Her advice for aspiring creatives is to “try, try again.” Many times when you’re rejected, it’s not actually about you, and it doesn’t mean you’re a failure: it just means there’s something else for you. One must learn to say “today’s just not my day” and see where you can make your own opportunities. She urges people to find what gets you excited, what gets your synapses firing and ears tingling. Or do things that scare you, because “eventually, it isn’t as scary anymore.”
Jessica still babysits from time to time to make ends meet, and she loves it! She listens in to find out what lessons the kids are learning and applies them to the classes she’s teaching.
Doing the Work
One of the things that keeps Jessica going in the unpredictable world of comedy is that she knows deep down that she’s not a desk job person. After college, that meant working in a hair salon to make ends meet. She has, in fact, written a pilot about it, which has yet to see the light of day, but she has learned things about herself (or found some new material) in every odd job.
While she loves what she does, the prep work still feels like work. But Jessica cares deeply about delivering the best experience she can for her students. She says, “I’m prepared to be the best I can, but it is also a ton of fun. It is exhausting.” For instance, watching 18 students perform back-to-back scenes in pairs, Jessica has to hang on their every word for 9 straight scenes in order to give great feedback. It requires her to be fully present, entertaining, and engaging.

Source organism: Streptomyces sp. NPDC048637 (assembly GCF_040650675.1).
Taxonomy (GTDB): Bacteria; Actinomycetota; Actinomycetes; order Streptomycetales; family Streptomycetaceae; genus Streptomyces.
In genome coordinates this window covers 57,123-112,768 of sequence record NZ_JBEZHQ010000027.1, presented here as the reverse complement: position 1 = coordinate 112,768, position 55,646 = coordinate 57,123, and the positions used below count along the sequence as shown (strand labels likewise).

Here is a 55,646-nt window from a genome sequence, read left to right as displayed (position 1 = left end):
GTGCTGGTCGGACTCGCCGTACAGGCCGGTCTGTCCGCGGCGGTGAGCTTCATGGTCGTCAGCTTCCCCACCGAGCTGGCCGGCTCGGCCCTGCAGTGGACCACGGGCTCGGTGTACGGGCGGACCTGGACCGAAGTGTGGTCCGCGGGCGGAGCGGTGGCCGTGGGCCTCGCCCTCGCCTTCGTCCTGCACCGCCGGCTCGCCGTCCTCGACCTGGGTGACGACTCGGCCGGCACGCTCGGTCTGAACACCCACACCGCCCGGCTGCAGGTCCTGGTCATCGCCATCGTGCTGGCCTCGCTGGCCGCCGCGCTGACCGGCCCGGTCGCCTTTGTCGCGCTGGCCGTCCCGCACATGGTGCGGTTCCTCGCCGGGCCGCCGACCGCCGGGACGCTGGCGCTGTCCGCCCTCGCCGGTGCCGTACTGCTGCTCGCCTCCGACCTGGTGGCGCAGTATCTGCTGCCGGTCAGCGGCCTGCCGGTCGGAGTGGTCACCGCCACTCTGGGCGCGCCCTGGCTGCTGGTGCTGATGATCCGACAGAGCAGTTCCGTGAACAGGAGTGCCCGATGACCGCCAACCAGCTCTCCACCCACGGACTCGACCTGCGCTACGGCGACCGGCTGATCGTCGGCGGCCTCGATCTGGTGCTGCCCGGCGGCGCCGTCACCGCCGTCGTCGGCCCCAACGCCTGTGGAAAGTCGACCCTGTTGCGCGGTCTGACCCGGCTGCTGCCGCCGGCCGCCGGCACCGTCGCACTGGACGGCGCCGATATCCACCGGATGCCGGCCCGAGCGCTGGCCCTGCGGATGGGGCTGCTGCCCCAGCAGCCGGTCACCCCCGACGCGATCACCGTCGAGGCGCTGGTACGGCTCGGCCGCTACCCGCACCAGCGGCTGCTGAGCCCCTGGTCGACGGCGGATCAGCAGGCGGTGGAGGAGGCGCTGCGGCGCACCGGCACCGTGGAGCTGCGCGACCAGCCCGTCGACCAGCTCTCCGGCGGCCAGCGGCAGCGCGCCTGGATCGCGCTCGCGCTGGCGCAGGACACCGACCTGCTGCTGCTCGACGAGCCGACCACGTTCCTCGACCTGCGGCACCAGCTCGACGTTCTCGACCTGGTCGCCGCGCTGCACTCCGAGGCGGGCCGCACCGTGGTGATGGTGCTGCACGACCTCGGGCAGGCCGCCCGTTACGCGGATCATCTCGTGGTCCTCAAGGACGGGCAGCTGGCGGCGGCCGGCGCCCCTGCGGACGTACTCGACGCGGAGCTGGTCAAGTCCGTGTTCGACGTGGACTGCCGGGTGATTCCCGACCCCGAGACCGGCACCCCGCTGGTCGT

Yes, Jessica still gets stage fright for on-camera auditions, but not so much her improv shows. When this happens, she quietly says to herself, “Shut up, you’ve done this a million times.” She still has a goal of writing a TV show or working as a head writer. She has an accountability partner to help her with time management, which can be a big hurdle for someone who’s so busy! But even writing one sentence is progress. And she does some of her best thinking in the shower anyway.
Catch up with Jessica and find out about upcoming performances on her website. Be sure to check out the award-winning pilot for After 30, a Bitter Jester production that Jessica was especially proud to be a part of.